As I was saying, I’ve been doing a fair bit of long walking. That means my forearm crutch as well as my body is getting some more wear. So in addition to modifying my grip with the Bionic arthritis glove, I modified the crutch with a Tornado Rain Tip. (This is where one-handedness is handy; the tips are sold in pairs, and so I have a spare.) I did this for two reasons: shock absorbency and tread. It was a good investment: the Millennial and the Tornado complement each other nicely.
The spring in the bottom of the crutch already dampens impact very well, but a little more protection can’t hurt; this is particularly true when I try to walk too quickly and/or stumble. I tense up worse and mismatch the rhythm between my arm and my gait, which can be jarring; the sidewalks around my apartment are shattered or bridged with board in places, and occasionally I misjudge the placement of my foot or stick. The big selling point of Tornado crutch tips is that they’re lined with gel to dampen the impact against the ground. They also flex to keep more contact with the ground. The Rain Tip is thick and has a wafer of ripple tread bonded to the bottom, like a slight boot sole. It’s holding up well, even while scuffed from tripping or skidding.
I can feel the tip flex a little as the crutch touches the ground; it’s possibly something like a heel-to-toe motion, with a bit of emphasis on the toe. In dry weather, the tread handles pavement and nubby concrete well. On wet pavement, the tread prevents me from slipping; I can actually feel it grip the ground. Wet floors are trickier, though still less slippery than they would otherwise be. The floor coming into where I work is marble, which might have something to do with it. The tile in my kitchen isn’t too bad; I haven’t fallen, at least. (And the tips do come with a caution that they’re fall-resistant, not fall-proof; life happens. But I like that caution better than ones that pretend the whole world is a level dry surface and PWD leave that imaginary place at their own risk.)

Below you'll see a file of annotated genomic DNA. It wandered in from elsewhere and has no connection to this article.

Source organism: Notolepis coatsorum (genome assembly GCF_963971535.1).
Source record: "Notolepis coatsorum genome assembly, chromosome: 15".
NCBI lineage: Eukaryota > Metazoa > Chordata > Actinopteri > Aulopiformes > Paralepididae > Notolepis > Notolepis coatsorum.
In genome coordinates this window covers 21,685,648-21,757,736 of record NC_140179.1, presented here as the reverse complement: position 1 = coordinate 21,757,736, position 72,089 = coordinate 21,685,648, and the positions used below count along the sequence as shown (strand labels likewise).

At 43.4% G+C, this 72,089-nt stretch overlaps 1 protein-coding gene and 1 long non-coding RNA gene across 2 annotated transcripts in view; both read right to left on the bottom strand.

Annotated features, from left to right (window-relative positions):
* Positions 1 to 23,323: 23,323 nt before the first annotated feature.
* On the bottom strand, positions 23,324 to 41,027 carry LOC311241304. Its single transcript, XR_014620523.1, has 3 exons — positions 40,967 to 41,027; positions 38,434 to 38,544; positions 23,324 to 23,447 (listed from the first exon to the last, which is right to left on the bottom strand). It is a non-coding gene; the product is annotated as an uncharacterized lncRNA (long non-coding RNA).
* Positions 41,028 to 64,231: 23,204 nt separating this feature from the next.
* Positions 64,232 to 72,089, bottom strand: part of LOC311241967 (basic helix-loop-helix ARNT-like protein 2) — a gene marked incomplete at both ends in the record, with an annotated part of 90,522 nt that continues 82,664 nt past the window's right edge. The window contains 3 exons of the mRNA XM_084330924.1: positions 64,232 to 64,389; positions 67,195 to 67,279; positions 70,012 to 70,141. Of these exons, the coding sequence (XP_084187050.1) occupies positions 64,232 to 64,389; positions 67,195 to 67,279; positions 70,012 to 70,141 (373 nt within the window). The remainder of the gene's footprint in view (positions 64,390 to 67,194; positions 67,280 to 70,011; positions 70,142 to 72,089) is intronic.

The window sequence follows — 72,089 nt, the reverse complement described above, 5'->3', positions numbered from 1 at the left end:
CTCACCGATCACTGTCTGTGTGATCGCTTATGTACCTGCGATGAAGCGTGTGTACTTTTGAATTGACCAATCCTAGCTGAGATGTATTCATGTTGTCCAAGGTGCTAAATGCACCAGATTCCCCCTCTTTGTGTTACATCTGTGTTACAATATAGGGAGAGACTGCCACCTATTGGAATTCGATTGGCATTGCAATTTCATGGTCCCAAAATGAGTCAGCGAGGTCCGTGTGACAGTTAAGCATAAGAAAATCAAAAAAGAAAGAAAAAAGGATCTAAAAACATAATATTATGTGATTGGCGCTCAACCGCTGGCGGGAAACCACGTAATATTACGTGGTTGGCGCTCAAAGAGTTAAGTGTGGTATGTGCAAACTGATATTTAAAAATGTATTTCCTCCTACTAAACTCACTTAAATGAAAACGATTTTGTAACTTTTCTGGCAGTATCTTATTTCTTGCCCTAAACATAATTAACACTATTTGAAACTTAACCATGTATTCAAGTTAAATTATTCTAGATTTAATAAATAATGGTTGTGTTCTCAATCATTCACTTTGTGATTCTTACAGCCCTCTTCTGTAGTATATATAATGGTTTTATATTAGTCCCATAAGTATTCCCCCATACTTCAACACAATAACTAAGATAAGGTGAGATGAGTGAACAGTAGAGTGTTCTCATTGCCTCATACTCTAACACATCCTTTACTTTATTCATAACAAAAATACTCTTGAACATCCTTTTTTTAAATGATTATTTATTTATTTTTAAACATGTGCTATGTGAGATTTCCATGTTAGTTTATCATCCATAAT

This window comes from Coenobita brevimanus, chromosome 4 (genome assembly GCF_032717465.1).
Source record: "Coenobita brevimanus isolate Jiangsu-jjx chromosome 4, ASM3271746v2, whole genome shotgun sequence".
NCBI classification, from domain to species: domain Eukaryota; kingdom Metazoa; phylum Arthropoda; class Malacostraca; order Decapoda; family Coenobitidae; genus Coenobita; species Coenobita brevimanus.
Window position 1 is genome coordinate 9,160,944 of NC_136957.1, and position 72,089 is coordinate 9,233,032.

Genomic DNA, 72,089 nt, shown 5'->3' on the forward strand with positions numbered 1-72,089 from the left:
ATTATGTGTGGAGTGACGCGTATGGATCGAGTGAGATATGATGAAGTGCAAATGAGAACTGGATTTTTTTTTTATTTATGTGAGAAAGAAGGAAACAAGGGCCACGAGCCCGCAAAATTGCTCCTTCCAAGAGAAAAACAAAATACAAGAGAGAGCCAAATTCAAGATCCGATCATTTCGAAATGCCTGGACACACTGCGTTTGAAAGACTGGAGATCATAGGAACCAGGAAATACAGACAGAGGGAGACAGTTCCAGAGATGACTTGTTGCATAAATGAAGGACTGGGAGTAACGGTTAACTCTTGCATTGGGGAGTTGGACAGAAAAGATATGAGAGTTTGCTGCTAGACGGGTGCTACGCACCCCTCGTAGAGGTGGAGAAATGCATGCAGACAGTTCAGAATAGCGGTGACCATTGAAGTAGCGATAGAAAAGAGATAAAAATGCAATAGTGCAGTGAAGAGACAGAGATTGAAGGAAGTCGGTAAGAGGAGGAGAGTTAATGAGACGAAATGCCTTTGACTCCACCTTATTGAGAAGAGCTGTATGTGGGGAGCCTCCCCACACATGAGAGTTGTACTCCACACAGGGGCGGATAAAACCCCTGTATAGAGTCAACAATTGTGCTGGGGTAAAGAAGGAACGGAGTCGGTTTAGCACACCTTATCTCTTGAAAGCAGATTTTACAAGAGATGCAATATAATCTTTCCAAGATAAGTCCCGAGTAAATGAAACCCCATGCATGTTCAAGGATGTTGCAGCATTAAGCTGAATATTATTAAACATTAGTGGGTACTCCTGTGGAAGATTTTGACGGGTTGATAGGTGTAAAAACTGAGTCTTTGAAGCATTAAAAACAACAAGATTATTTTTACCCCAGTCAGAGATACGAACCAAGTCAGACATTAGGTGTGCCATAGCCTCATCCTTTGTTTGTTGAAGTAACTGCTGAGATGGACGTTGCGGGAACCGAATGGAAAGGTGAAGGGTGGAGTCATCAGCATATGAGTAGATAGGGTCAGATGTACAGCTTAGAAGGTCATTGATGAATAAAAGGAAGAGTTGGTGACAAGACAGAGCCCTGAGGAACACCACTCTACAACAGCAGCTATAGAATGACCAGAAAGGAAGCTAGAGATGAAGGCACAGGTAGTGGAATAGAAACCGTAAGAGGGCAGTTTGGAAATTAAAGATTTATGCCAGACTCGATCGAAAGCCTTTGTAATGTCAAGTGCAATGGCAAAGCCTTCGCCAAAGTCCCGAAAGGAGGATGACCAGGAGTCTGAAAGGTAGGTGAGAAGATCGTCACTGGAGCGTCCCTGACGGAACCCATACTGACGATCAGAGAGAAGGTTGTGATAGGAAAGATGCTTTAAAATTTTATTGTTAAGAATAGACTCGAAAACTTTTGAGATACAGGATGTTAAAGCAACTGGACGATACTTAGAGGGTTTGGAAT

The Tornado allows the spring in the crutch to work better, I think. Since the tip is consistently in contact with the ground, I can apply consistent force to the crutch, which allows the spring to engage more. This is particularly evident — and useful — on ramps and curb cuts. There is a very steep cut going up on the way home. I need the spring to help me get my legs over it, and in order to do that I need ground contact. Perfect.
Pain and fatigue aside, I actually thought the other day that it’s a shame I have to be careful. Walking with the crutch seems to mitigate the spasticity in my legs, I think because I’m forced to measure my stride. It’s not gone, obviously, but they don’t seem to tense up so much with the stick. Maybe the stick lulls them — the stick has a more relaxed step than either of my legs ever did. I swing my right arm, and it’s like feeling another leg move through my hand. The spring goes down gently, the tip flexes, and when the spring comes up, it seems to nudge my right leg into the next step. On a good surface, there’s almost a rocking rhythm. Walking still wears me out, but not so quickly as it otherwise might.
I don’t think the Tornado alone would be enough shock absorption for me personally, which is why I say that the Tornado and the Millennial complement each other. The “subtitle” of the Millennial forearm crutch is In Motion, and accordingly, the main force behind my ability to walk somewhat longer comes from the ergonomics of the crutch itself. Without both the angled grip and the heavier impact absorption of the spring, I couldn’t use a stick much at all even if it had a Tornado on it. However, the Tornado does certainly augment that motion, and I think I’ll stick with it. (Pardon the unintentional pun.)